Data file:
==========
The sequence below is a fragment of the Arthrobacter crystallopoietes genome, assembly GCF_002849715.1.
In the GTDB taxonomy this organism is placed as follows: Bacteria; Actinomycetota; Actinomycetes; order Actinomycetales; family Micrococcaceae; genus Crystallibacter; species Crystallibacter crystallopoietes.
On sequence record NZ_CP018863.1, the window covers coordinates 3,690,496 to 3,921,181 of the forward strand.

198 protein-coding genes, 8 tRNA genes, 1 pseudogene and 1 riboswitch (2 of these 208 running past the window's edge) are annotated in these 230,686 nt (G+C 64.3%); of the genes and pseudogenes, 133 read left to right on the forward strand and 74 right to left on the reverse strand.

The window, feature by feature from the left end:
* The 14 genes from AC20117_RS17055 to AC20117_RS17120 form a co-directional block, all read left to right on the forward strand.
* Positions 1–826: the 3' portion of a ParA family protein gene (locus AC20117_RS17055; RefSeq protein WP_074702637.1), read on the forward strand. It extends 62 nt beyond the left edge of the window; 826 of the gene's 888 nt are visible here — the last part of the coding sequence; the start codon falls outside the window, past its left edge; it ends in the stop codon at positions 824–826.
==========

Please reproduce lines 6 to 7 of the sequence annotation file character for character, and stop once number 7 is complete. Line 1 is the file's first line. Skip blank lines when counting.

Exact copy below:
* The 14 genes from AC20117_RS17055 to AC20117_RS17120 form a co-directional block, all read left to right on the forward strand.
* Positions 1–826: the 3' portion of a ParA family protein gene (locus AC20117_RS17055; RefSeq protein WP_074702637.1), read on the forward strand. It extends 62 nt beyond the left edge of the window; 826 of the gene's 888 nt are visible here — the last part of the coding sequence; the start codon falls outside the window, past its left edge; it ends in the stop codon at positions 824–826.